In Review
First Week of January 1874-2004

140 Years Ago (1874):  New Year’s day, in Evansville, was spent very much after the usual manner, making calls
and general interchange of social convivialities.  The evening was employed by the Baptist School entertainment, at
Treat’s Hall.  The weather was the finest of the season.  Scarcely a vestige of snow was in appearance to remind us
that it was really winter.  

130 Years Ago (1884): Married.  At the F. W. B. parsonage, January 14th, 1886, by Rev. L. W. Gowen, Mr. Charles
S. Patchen and Miss Myra J. Beebe, all of Evansville.

120 Years Ago (1894):   Mr. Wm. Stevens had an elegant quarter of beef cut up and sent to those in need on New
Year’s morning.

110 Years Ago (1904):  Poor Commissioner Kenyon was in this city Monday to take to the poor house the twenty-
six year old wife of Thomas Harvey, who is in destitute circumstances.  Her aged husband found himself unable to
support her and was compelled to resort to this means for sustenance.  Harvey goes to Lisbon where he thinks he
can secure work.

100 Years Ago (1914):  Fred Fellows has sold his farm to Eli Kinsey.  Mr. and Mrs. Fellows and family will move to
Evansville in the spring.

90 Years Ago (1924):  Mrs. Albert E. Blunt, wife of A. E. Blunt, passed away at Mercy hospital Saturday, January
5th, following an operation which was performed Dec. 29th. Marthine Frederickson, was born in Denmark, July 15,
1874, and at the age of 16 years came to this country.  She was married at Evansville in 1900 to Albert E. Blunt.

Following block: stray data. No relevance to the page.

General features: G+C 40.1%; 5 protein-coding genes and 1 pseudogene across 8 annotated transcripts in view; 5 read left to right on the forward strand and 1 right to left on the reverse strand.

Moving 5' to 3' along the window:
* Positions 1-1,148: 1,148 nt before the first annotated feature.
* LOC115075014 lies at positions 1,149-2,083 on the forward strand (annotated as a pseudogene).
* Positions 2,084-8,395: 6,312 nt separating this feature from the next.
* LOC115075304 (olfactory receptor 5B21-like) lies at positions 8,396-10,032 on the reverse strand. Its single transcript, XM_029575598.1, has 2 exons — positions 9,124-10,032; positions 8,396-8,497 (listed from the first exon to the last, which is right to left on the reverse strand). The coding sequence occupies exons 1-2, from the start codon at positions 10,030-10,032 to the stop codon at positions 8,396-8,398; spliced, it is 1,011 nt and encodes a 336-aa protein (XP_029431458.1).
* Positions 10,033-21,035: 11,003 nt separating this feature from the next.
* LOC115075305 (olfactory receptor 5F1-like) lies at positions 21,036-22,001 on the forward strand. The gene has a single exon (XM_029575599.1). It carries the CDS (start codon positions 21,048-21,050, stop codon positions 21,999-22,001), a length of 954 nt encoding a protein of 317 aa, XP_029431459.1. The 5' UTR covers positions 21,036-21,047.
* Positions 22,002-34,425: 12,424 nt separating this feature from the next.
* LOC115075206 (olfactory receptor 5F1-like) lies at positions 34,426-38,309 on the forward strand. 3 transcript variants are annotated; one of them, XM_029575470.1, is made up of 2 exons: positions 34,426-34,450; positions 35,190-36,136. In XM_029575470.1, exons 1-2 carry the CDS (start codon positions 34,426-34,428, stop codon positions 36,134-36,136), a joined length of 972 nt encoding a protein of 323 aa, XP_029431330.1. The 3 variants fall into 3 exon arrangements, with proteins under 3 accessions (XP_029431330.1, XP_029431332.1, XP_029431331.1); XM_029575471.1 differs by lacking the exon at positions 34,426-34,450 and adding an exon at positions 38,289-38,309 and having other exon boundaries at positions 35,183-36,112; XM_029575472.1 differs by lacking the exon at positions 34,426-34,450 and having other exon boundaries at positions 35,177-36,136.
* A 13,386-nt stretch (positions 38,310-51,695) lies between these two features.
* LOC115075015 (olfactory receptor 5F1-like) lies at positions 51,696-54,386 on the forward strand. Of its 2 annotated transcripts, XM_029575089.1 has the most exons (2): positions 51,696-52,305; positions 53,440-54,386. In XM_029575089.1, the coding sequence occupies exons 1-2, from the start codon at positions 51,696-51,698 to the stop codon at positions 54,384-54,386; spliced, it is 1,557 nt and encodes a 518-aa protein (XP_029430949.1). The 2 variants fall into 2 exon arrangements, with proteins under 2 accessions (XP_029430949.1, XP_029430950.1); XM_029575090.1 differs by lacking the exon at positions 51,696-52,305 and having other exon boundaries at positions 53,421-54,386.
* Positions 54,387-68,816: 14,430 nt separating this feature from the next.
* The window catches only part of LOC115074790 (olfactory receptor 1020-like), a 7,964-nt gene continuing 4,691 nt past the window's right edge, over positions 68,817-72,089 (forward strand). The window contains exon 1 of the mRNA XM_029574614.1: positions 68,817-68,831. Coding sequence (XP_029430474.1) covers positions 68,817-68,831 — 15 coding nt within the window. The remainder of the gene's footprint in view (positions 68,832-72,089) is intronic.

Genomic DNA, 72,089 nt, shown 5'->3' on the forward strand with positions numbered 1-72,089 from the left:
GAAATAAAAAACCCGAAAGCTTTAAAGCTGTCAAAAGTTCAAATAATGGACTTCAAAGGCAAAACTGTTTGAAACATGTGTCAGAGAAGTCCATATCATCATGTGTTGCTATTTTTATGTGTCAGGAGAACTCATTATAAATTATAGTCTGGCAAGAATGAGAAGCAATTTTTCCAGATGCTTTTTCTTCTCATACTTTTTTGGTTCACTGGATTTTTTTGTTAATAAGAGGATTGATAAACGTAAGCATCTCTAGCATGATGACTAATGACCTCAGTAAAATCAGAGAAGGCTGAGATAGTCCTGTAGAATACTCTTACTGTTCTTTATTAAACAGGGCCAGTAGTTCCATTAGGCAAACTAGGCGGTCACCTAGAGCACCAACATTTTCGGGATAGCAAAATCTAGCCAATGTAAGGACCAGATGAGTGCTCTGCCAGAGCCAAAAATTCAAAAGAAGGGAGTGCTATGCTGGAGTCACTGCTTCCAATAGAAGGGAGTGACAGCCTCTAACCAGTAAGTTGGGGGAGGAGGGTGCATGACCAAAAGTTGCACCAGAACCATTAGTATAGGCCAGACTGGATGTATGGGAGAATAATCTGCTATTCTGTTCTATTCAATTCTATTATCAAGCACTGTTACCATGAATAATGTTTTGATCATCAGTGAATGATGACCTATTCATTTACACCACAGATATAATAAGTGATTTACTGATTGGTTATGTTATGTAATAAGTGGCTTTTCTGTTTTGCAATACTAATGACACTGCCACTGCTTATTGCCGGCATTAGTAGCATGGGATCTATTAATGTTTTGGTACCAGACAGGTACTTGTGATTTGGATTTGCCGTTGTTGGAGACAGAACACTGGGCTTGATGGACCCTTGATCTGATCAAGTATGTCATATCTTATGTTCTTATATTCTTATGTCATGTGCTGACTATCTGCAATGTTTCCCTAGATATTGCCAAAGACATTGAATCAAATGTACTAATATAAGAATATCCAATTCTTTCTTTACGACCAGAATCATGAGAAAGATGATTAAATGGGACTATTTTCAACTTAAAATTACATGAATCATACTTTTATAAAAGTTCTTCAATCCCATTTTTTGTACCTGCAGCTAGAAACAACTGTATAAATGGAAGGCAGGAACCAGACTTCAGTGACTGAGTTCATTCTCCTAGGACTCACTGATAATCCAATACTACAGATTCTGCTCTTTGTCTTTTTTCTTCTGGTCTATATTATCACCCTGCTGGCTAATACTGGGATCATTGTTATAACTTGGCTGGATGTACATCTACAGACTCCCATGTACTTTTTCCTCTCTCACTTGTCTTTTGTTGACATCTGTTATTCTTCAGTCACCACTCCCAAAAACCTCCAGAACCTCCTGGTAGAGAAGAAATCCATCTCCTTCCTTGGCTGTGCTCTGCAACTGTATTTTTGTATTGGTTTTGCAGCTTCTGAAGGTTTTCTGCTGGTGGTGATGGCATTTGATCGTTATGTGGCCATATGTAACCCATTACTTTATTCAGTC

She is survived by her husband and four children; Leslie of Long Beach, Cal., Pearl of Milwaukee, Albert, Jr. a
student at the University of Wisconsin and Bernita, at home.  She is also survived by four sisters and two brothers;  
Mrs. Fred Jorgenson of this city, Mrs. Ben Hansen of Union, Mrs. G. Algrim and Mrs. Alfred Jacobson of Janesville,
Antone and Fred Frederickson of Brooklyn.  The son Leslie is expected to arrive from California today.

80 Years Ago (1934):  The stockholders of the Farmers and State bank held their annual meeting here Tuesday at
which time H. F. Brunsell, E. E. Denison, Leonard P. Eager, Robert D. Hartley and E. H. Libby were reelected
directors for the ensuing year.  The cashier gave a report of the year’s business:  “This corporation has closed the
year 1933, which undoubtedly, has been the most eventful as well as the most treacherous in banking history for all
banks in this country.  The year was marked by an absolute lack of confidence through the country in banks
bringing on the moratorium by the President in March and the graduate restoration of confidence and the
consummation of the program as evidenced by the insurance of deposits, January 2, 1934, by the Federal Deposit
Insurance Corporation.”

70 Years Ago (1944):  Culminating an eventful season of field trials, raccoon hunting, and other sporting activities,
Evansville nimrods in cooperation with the local chapter of the Izaak Walton league and the Wisconsin Raccoon
and Fox Hunters’ Association are this week completing final plans for their annual sportsmen’s banquet and
program to be held here next Tuesday night in the Masonic Temple where accommodations are being made to
entertain a record crowd.  

60 Years Ago (1954):  Offices of the Union Mutual Insurance Company and the Whitmore Insurance Agency are
being moved this week into the company’s new building at 15 North Madison Street.  Starting next Monday morning,
the business of the two firms will be transacted at the new offices.  For the three quarters of a century that Union
Mutual has been service people in this area, it has been located in rented space.  The new building, designed to